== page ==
Comments Sign in to post comments
Layout algorithm needed for industrial application
Submitted by Wolfgang Zeller on Sat, 2015-05-30 09:16
We are currently searching for a layout algorithm for a high-sophisticated graphical editor embedded into an IDE based on the Eclipse RCP Framework.
The graphical editor is based on EMF and JavaFX and thus using some bleeding-edge technologies. Is there already a roadmap for the project or is it in its early proposal state?
Product Owner logi.CAD 3
Submitted by Christoph Daniel Schulze on Thu, 2015-06-04 08:57
there's no explicit roadmap yet in terms of supporting additional graphics infrastructures. Here at Kiel University, we are focussing mostly on the layout algorithm side of things for the moment. However, once the project is off the ground we should have a chat about what would be necessary to integrate layout support into your graphical editor.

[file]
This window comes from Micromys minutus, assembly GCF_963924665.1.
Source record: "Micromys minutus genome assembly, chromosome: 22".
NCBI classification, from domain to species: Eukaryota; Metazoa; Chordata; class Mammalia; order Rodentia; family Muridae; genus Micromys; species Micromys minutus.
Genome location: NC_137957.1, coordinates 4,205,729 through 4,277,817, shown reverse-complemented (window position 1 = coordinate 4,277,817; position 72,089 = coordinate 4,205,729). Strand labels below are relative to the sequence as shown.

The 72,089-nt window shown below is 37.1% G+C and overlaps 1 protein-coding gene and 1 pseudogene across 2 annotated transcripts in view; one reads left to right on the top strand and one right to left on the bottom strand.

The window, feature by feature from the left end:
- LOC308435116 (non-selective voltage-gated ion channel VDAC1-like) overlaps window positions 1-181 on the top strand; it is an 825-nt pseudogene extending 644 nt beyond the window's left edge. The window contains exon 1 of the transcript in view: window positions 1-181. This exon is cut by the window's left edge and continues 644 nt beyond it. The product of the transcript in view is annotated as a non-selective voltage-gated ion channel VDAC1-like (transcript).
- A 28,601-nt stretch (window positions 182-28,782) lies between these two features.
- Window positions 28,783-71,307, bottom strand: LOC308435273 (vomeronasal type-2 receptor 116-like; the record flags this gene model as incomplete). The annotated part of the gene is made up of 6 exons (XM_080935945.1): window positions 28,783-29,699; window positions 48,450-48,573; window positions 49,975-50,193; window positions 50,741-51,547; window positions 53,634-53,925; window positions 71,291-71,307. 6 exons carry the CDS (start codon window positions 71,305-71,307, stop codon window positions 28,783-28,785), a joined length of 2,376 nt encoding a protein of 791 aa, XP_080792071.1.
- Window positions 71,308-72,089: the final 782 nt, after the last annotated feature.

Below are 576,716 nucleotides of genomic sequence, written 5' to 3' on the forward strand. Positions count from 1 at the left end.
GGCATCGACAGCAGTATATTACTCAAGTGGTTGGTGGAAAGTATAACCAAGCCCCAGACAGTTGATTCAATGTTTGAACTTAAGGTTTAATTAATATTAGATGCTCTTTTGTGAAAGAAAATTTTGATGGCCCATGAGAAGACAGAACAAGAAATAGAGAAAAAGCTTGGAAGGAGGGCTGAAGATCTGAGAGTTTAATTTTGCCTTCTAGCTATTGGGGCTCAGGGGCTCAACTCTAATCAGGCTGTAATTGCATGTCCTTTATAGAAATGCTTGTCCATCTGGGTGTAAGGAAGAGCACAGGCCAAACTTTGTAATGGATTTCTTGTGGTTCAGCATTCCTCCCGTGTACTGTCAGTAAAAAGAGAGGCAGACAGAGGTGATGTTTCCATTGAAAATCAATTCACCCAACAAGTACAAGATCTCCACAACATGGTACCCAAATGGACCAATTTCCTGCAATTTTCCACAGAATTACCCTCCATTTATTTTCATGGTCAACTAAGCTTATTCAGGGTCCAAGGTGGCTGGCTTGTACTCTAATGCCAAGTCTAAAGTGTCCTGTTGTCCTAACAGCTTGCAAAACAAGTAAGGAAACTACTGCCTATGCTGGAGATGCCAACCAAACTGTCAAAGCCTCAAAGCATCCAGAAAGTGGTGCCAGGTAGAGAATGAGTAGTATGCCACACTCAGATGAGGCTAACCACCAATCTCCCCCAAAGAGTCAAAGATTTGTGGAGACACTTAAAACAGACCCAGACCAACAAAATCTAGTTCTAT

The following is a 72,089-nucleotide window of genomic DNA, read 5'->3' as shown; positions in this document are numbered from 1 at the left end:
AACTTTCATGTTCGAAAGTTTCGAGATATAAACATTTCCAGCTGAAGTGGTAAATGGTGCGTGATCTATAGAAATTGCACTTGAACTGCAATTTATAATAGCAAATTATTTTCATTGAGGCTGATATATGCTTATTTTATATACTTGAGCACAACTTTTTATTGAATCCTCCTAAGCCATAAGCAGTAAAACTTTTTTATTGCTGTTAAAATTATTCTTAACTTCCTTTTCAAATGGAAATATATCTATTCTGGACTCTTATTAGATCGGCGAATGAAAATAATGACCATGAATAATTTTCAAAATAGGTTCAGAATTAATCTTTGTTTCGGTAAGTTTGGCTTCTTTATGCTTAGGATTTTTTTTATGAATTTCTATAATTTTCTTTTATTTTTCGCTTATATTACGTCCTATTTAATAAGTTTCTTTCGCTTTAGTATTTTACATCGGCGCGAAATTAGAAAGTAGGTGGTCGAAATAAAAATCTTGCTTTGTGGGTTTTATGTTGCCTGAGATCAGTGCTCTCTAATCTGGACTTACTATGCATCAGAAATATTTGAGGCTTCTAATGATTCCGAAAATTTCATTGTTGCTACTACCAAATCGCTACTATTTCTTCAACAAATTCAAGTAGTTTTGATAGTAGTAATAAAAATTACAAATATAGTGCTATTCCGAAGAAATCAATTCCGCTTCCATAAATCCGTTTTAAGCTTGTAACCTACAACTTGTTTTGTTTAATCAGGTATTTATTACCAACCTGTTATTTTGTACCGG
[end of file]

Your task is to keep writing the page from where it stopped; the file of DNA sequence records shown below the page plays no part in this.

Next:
Submitted by Pierre-Charles David on Thu, 2015-06-04 04:09
Sirius would also be interested by improved layout algorithms. Could you add us as interested parties?
Sure thing, thanks for your
Submitted by Christoph Daniel Schulze on Thu, 2015-06-04 08:55
Sure thing, thanks for your interest. :)
Submitted by Guilherme Silveira on Tue, 2015-11-17 07:01
There are several users that use the layout algorithms with external applications like Simulink and Scade
It is important to keep this use case in mind.
The models used in these applications can be very different since they are very big, have several inputs e tend to be "low level"